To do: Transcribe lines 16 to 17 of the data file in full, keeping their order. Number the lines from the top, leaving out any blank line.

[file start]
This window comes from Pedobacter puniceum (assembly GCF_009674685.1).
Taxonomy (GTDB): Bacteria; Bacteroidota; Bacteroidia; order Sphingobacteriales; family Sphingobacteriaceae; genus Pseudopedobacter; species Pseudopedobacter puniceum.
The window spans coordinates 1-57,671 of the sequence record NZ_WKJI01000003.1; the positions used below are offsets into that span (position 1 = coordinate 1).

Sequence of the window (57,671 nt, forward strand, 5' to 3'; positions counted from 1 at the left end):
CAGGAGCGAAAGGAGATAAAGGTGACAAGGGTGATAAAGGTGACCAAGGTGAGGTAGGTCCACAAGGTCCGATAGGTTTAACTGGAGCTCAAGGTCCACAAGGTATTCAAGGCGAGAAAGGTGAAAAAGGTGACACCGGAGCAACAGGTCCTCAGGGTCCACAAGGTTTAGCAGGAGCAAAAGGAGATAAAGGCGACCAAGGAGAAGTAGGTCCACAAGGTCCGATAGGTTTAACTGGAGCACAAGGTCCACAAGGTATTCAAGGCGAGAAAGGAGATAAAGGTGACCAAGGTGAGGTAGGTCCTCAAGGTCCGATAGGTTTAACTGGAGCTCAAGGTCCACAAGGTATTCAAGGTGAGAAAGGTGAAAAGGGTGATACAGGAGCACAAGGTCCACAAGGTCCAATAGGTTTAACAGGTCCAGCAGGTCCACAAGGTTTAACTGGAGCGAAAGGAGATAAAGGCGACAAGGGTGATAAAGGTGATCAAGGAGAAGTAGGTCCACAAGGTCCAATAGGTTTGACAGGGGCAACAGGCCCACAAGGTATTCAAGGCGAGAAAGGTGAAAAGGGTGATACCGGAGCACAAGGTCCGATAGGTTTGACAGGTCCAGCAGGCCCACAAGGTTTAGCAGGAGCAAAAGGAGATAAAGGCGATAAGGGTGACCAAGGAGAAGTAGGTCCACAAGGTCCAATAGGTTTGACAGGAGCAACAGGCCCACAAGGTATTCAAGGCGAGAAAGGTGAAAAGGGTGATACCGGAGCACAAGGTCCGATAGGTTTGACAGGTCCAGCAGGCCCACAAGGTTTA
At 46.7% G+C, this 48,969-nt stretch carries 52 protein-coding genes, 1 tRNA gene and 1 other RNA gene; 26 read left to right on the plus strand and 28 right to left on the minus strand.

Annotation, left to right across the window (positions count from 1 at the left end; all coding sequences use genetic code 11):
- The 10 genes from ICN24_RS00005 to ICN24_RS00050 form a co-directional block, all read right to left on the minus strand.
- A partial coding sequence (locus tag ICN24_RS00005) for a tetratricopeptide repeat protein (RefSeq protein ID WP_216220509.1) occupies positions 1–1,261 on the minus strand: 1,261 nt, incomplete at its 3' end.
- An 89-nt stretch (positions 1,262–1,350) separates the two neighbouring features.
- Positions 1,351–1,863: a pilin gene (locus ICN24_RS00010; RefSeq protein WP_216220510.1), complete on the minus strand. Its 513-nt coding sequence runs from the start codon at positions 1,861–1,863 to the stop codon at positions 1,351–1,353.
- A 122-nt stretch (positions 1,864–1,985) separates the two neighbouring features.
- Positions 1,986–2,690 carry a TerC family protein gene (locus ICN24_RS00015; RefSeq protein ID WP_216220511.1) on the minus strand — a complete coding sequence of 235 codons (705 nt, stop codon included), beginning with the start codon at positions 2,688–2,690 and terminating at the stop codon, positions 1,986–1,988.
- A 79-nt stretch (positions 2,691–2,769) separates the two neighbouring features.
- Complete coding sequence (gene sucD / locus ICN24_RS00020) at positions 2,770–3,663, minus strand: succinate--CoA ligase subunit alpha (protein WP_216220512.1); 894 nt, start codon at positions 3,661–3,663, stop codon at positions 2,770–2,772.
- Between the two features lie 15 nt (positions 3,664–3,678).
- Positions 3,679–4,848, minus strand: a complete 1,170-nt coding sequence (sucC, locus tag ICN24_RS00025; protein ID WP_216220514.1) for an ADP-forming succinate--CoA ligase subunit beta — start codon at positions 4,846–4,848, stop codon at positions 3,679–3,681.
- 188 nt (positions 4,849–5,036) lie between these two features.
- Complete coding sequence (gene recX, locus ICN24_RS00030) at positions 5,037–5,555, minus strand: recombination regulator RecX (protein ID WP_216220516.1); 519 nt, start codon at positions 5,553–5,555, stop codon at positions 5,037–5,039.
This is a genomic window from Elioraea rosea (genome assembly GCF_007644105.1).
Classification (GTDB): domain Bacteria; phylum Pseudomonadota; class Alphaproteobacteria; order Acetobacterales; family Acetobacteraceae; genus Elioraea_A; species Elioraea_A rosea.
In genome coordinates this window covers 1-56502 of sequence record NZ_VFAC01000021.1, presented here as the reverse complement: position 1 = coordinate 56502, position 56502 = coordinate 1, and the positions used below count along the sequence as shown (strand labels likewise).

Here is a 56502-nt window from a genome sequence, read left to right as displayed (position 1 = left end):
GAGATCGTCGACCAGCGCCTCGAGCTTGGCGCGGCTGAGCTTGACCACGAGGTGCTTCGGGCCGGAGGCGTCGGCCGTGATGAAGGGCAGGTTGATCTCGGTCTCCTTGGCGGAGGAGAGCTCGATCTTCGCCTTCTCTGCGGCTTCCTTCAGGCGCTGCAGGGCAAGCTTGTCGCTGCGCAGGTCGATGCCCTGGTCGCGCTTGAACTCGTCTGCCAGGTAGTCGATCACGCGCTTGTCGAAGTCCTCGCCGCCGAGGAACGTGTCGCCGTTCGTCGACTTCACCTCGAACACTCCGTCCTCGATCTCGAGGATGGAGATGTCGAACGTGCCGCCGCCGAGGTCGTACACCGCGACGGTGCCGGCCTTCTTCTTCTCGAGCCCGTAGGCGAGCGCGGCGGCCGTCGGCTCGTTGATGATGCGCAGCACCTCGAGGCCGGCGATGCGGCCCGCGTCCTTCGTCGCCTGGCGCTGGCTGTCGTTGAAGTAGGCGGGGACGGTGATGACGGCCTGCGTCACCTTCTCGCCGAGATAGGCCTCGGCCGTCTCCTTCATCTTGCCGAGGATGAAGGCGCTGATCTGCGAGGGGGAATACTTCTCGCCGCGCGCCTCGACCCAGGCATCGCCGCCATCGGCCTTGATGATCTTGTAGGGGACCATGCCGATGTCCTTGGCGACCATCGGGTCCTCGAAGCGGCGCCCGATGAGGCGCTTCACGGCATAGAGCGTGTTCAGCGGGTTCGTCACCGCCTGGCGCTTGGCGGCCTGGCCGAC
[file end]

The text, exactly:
- Between the two features lie 15 nt (positions 3,664–3,678).
- Positions 3,679–4,848, minus strand: a complete 1,170-nt coding sequence (sucC, locus tag ICN24_RS00025; protein ID WP_216220514.1) for an ADP-forming succinate--CoA ligase subunit beta — start codon at positions 4,846–4,848, stop codon at positions 3,679–3,681.